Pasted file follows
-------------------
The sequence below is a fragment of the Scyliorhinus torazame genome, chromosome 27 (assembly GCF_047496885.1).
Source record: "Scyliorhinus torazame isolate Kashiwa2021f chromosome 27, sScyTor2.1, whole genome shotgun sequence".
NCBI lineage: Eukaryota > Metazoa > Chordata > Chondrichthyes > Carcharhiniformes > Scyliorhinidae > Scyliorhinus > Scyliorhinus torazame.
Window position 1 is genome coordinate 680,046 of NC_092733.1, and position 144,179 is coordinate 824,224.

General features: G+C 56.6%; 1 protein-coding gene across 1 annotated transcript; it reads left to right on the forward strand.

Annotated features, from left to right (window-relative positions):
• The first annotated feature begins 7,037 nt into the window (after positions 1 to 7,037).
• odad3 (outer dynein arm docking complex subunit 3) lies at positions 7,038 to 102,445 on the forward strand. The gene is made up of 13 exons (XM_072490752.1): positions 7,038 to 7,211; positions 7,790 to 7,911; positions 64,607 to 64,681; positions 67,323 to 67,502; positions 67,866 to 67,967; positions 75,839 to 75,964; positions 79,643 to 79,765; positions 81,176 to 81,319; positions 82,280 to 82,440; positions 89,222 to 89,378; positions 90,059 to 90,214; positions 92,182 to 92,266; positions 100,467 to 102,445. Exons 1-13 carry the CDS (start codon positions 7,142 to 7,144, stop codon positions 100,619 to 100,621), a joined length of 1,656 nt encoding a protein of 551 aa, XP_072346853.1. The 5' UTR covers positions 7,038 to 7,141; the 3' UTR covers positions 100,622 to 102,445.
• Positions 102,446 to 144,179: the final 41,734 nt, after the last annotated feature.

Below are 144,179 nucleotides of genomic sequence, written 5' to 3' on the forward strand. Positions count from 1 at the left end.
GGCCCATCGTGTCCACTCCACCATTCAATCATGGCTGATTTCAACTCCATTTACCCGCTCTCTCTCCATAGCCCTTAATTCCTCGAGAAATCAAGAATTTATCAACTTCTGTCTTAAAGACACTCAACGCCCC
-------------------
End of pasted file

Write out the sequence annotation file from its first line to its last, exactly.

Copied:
The sequence below is a fragment of the Scyliorhinus torazame genome, chromosome 27 (assembly GCF_047496885.1).
Source record: "Scyliorhinus torazame isolate Kashiwa2021f chromosome 27, sScyTor2.1, whole genome shotgun sequence".
NCBI lineage: Eukaryota > Metazoa > Chordata > Chondrichthyes > Carcharhiniformes > Scyliorhinidae > Scyliorhinus > Scyliorhinus torazame.
Window position 1 is genome coordinate 680,046 of NC_092733.1, and position 144,179 is coordinate 824,224.

General features: G+C 56.6%; 1 protein-coding gene across 1 annotated transcript; it reads left to right on the forward strand.

Annotated features, from left to right (window-relative positions):
• The first annotated feature begins 7,037 nt into the window (after positions 1 to 7,037).
• odad3 (outer dynein arm docking complex subunit 3) lies at positions 7,038 to 102,445 on the forward strand. The gene is made up of 13 exons (XM_072490752.1): positions 7,038 to 7,211; positions 7,790 to 7,911; positions 64,607 to 64,681; positions 67,323 to 67,502; positions 67,866 to 67,967; positions 75,839 to 75,964; positions 79,643 to 79,765; positions 81,176 to 81,319; positions 82,280 to 82,440; positions 89,222 to 89,378; positions 90,059 to 90,214; positions 92,182 to 92,266; positions 100,467 to 102,445. Exons 1-13 carry the CDS (start codon positions 7,142 to 7,144, stop codon positions 100,619 to 100,621), a joined length of 1,656 nt encoding a protein of 551 aa, XP_072346853.1. The 5' UTR covers positions 7,038 to 7,141; the 3' UTR covers positions 100,622 to 102,445.
• Positions 102,446 to 144,179: the final 41,734 nt, after the last annotated feature.

Below are 144,179 nucleotides of genomic sequence, written 5' to 3' on the forward strand. Positions count from 1 at the left end.
GGCCCATCGTGTCCACTCCACCATTCAATCATGGCTGATTTCAACTCCATTTACCCGCTCTCTCTCCATAGCCCTTAATTCCTCGAGAAATCAAGAATTTATCAACTTCTGTCTTAAAGACACTCAACGCCCC